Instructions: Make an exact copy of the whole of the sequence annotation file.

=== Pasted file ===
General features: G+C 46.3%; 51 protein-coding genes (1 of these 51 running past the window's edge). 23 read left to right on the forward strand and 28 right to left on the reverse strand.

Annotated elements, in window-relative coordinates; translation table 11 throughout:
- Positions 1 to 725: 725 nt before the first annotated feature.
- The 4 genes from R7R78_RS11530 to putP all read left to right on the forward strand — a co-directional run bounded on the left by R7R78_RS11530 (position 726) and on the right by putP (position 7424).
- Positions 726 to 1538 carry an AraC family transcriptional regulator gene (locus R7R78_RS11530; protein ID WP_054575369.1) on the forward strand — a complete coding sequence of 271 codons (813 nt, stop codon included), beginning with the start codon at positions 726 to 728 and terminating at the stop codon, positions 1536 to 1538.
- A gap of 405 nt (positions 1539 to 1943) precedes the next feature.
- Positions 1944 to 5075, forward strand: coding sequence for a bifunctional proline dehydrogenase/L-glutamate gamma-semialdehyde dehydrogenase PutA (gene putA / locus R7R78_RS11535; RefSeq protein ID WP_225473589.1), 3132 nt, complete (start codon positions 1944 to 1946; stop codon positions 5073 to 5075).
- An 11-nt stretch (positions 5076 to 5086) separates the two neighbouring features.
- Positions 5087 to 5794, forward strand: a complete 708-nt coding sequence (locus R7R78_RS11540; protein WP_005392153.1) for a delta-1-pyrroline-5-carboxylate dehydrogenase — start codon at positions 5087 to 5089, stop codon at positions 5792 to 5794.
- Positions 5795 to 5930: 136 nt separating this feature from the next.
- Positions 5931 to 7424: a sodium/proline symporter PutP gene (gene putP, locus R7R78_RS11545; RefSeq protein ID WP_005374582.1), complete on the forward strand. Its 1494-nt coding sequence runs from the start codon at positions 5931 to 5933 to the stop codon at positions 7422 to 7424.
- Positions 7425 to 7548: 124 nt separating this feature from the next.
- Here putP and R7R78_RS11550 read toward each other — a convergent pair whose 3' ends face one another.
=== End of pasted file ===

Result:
General features: G+C 46.3%; 51 protein-coding genes (1 of these 51 running past the window's edge). 23 read left to right on the forward strand and 28 right to left on the reverse strand.

Annotated elements, in window-relative coordinates; translation table 11 throughout:
- Positions 1 to 725: 725 nt before the first annotated feature.
- The 4 genes from R7R78_RS11530 to putP all read left to right on the forward strand — a co-directional run bounded on the left by R7R78_RS11530 (position 726) and on the right by putP (position 7424).
- Positions 726 to 1538 carry an AraC family transcriptional regulator gene (locus R7R78_RS11530; protein ID WP_054575369.1) on the forward strand — a complete coding sequence of 271 codons (813 nt, stop codon included), beginning with the start codon at positions 726 to 728 and terminating at the stop codon, positions 1536 to 1538.
- A gap of 405 nt (positions 1539 to 1943) precedes the next feature.
- Positions 1944 to 5075, forward strand: coding sequence for a bifunctional proline dehydrogenase/L-glutamate gamma-semialdehyde dehydrogenase PutA (gene putA / locus R7R78_RS11535; RefSeq protein ID WP_225473589.1), 3132 nt, complete (start codon positions 1944 to 1946; stop codon positions 5073 to 5075).
- An 11-nt stretch (positions 5076 to 5086) separates the two neighbouring features.
- Positions 5087 to 5794, forward strand: a complete 708-nt coding sequence (locus R7R78_RS11540; protein WP_005392153.1) for a delta-1-pyrroline-5-carboxylate dehydrogenase — start codon at positions 5087 to 5089, stop codon at positions 5792 to 5794.
- Positions 5795 to 5930: 136 nt separating this feature from the next.
- Positions 5931 to 7424: a sodium/proline symporter PutP gene (gene putP, locus R7R78_RS11545; RefSeq protein ID WP_005374582.1), complete on the forward strand. Its 1494-nt coding sequence runs from the start codon at positions 5931 to 5933 to the stop codon at positions 7422 to 7424.
- Positions 7425 to 7548: 124 nt separating this feature from the next.
- Here putP and R7R78_RS11550 read toward each other — a convergent pair whose 3' ends face one another.